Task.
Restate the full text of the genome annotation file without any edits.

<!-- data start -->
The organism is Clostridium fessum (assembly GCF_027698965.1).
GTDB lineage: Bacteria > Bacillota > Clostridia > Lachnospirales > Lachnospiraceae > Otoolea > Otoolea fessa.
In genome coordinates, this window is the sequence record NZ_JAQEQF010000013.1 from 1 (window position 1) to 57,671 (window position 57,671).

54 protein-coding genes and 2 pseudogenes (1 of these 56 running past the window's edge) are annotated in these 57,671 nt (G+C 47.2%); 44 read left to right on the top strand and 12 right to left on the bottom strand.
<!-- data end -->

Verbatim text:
The organism is Clostridium fessum (assembly GCF_027698965.1).
GTDB lineage: Bacteria > Bacillota > Clostridia > Lachnospirales > Lachnospiraceae > Otoolea > Otoolea fessa.
In genome coordinates, this window is the sequence record NZ_JAQEQF010000013.1 from 1 (window position 1) to 57,671 (window position 57,671).

54 protein-coding genes and 2 pseudogenes (1 of these 56 running past the window's edge) are annotated in these 57,671 nt (G+C 47.2%); 44 read left to right on the top strand and 12 right to left on the bottom strand.